As you learned, structures within a sperm whale's head affect the behavior of sound waves. Some materials reflect sound, while others absorb it. Still others, such as the liquid within the sperm whales, are good transmitters of these waves. In this activity, you'll observe firsthand how various materials reflect and absorb sound.
Kitchen counter timer (wind-up type)
Long cardboard tube (insert in wrapping paper roll)
Variety of materials such as wood, paper, acoustic tiles, fabrica, soft foam, filled plastic bag
CAUTION: Never place any object into the ear.
1. With your instructor, review safety techniques when placing objects near the outer ear.
2. Working in teams of two, identify a desktop or floor space that aligns with a wall.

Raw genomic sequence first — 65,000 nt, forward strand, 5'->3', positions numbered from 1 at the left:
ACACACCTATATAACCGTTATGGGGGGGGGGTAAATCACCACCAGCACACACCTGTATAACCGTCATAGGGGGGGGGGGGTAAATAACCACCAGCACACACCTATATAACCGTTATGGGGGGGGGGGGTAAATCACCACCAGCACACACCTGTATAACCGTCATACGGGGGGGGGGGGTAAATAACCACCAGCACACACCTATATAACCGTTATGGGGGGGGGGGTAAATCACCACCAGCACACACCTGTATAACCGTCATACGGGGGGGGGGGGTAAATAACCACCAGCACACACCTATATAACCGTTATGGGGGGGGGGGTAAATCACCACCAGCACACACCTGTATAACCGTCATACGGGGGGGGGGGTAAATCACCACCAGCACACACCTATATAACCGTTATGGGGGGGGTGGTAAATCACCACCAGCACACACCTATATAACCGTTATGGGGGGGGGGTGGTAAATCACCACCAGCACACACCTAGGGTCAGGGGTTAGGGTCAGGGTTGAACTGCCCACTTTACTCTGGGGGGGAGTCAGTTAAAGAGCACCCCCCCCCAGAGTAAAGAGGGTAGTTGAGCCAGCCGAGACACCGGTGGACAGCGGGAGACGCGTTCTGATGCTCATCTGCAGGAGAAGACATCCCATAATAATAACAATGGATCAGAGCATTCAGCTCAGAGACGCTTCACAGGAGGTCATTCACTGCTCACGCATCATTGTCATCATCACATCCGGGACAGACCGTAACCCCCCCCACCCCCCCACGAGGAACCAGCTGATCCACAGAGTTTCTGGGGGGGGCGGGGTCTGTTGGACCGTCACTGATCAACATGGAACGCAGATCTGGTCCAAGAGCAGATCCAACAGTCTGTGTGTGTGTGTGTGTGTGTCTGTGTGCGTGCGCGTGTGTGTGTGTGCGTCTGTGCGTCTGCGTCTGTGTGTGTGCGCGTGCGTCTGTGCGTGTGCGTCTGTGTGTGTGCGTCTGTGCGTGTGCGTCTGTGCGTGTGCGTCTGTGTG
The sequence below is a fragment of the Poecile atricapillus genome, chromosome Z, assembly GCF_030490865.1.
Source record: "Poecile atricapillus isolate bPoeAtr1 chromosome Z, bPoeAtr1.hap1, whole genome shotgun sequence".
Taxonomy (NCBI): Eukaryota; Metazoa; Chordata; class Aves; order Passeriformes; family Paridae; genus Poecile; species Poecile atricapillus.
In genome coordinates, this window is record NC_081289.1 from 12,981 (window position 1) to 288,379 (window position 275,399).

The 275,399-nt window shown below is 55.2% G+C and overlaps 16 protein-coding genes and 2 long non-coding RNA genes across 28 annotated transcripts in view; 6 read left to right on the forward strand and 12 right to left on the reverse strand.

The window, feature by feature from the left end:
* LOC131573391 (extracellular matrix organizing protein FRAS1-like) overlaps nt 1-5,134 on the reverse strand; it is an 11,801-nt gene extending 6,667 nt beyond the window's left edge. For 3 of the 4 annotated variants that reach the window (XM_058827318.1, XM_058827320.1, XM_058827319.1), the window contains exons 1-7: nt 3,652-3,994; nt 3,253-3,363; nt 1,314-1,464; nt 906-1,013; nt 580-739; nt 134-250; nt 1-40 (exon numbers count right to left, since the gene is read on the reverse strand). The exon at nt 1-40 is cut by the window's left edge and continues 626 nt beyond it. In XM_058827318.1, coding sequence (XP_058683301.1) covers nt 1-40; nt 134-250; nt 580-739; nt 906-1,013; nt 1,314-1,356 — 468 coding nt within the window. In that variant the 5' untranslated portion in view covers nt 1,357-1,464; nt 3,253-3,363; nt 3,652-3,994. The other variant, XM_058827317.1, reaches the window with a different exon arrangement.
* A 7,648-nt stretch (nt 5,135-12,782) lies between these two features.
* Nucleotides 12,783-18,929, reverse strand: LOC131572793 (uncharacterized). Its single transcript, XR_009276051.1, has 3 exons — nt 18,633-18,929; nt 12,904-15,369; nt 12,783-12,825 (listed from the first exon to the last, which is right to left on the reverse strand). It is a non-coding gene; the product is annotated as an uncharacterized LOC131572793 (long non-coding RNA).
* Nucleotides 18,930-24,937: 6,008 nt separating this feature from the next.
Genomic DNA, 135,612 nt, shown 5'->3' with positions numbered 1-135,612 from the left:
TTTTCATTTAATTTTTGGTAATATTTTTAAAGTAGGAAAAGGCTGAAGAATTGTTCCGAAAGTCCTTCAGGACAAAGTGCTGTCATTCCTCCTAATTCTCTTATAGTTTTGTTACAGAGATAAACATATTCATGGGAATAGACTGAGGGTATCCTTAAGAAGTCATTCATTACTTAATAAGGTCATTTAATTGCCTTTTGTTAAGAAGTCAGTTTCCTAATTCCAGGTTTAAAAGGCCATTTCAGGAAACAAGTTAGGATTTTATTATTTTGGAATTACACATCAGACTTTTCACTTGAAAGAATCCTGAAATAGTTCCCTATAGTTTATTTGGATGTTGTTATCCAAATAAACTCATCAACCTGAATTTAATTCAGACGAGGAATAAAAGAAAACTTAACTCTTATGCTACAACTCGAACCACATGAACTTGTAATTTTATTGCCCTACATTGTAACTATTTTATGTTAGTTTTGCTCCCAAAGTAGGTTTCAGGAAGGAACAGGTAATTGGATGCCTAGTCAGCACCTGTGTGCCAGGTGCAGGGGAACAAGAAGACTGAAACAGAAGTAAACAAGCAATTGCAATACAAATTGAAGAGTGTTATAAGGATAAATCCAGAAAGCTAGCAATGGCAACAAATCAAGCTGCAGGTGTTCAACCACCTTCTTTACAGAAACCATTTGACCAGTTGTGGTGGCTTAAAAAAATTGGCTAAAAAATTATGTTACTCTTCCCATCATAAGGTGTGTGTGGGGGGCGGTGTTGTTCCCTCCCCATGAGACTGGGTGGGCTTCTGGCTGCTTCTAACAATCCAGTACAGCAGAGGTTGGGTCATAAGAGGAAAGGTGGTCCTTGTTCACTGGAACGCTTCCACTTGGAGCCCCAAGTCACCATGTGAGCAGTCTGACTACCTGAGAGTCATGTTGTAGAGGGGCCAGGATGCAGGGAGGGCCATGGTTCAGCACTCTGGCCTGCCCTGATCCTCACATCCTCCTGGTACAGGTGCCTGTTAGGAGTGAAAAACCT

3. Wind up the kitchen timer. Place it several inches from the wall.
4. Wrap your hand around one end of the cardboard tube with your thumb and index finger encircling the tube edge, forming a soft cushion.
5. Place this “cushioned” tube end next to your outer ear.
6. Position the free end of the tube so that it points to the wall as shown. Make sure that the end of the tube is several inches from the wall.
7. Listen to the clicks made by the kitchen timer.
8. Position a piece of wood against the wall at the point where the sound is reflected off the wall and into the cardboard tube. Listen to the clicking and describe any change in the sound.
9. Replace the wood with other materials. Record how each material affects the sound.